After yesterday’s news that Obama will attend the international climate talks in Copenhagen and commit to near term targets (discussed by Cara here and Dan here) we’re greeted today with the news that China’s prime minister Wen Jiabao will attend and commit to reductions in the greenhouse gas emissions intensity of China’s economy. China’s commitment differs from the U.S. one in a very important way: the world’s leading producer of greenhouse gases will not cut emissions but rather will slow their growth by 2020. Both countries will use 2005 emissions as a benchmark. But the U.S. is committing to cut its emissions by 17% while China is promising to slow emissions growth (but not stop it) by 40 to 45 percent.
So should we be thankful on this Thanksgiving Day for the climate news from the two largest emitters in the world? On the one hand, absolutely. Both leaders have committed to go to Copenhagen, promising to raise the visibility of the talks dramatically and to make the problem of climate change headline news. And both leaders are committing their countries to targets, providing real hope that we can achieve an international agreement to replace the Kyoto protocol, which expires in 2012. Movement by the two leaders is absolutely critical to progress on the issue. I’m especially heartened by the Obama administration’s decision to expend the President’s precious political capital on climate change given that the progress of climate change legislation in Congress is frustratingly slow. And absent China’s leadership on the issue we might as well give up the fight since the country’s emissions are expected to dwarf the rest of the world’s in the coming decades.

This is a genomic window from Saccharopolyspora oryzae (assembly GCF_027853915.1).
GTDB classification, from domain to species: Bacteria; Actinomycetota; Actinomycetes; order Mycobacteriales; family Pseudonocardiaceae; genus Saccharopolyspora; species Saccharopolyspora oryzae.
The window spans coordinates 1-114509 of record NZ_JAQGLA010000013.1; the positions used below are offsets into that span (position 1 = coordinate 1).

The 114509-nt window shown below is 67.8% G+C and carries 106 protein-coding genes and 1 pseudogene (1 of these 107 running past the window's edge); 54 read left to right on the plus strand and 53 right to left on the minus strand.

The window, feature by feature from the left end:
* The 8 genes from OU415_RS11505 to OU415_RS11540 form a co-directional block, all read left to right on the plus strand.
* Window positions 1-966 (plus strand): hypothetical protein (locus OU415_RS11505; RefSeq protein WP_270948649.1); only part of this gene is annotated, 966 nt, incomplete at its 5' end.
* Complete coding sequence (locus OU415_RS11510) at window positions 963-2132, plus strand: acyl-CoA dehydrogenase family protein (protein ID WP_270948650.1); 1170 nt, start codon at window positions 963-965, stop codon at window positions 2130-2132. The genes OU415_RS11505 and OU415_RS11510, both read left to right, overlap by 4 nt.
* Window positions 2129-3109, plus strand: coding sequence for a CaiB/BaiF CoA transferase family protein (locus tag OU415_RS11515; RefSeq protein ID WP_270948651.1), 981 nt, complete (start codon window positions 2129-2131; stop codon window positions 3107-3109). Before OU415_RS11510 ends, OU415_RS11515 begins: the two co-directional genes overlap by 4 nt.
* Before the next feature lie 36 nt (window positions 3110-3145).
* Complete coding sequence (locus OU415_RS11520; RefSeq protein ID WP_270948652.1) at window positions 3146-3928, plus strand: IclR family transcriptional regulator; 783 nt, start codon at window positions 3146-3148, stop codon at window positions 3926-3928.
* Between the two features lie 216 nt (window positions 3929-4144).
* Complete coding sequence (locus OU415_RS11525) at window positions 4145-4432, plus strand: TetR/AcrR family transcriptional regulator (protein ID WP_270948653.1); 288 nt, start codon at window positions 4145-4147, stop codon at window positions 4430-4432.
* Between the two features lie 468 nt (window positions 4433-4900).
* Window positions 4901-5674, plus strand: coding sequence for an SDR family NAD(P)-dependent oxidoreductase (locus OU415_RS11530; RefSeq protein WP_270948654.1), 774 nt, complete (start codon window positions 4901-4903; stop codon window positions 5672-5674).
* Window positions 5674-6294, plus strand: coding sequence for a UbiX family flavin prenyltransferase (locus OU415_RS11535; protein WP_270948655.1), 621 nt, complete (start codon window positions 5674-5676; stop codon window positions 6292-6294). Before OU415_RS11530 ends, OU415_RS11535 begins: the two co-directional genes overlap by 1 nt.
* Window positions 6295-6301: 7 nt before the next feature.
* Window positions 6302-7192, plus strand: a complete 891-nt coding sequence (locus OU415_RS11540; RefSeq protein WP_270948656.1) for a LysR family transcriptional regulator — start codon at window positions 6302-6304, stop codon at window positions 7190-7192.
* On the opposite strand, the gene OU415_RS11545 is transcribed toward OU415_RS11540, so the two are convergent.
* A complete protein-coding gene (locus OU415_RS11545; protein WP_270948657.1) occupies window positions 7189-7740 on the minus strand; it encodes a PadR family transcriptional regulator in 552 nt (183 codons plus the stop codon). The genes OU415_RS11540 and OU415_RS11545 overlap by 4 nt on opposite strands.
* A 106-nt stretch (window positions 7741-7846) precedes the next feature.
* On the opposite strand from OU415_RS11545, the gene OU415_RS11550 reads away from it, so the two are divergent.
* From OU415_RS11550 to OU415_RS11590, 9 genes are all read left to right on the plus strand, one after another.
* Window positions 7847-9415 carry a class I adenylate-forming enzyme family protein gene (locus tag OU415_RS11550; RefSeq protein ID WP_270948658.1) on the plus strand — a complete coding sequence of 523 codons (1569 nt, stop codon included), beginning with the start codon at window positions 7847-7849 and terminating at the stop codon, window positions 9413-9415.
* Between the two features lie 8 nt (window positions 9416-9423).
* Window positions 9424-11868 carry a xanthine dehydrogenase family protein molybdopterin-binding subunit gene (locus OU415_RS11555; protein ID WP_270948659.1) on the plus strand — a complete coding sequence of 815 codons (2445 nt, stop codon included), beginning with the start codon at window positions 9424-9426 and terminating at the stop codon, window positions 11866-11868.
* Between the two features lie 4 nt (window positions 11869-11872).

And yet. The U.S. goals are depressingly modest. China is only slowing its emissions growth, not actually reversing it. The longer we take to make serious progress in not just slowing but actually dramatically cutting emissions the harder it will be to reach the goals scientists believe necessary to stabilize global temperature increases. And putting off hard choices today likely raises future costs and makes technological breakthroughs in alternative energy and energy efficiency technologies less likely. So, we should be modestly thankful. And hope for much more.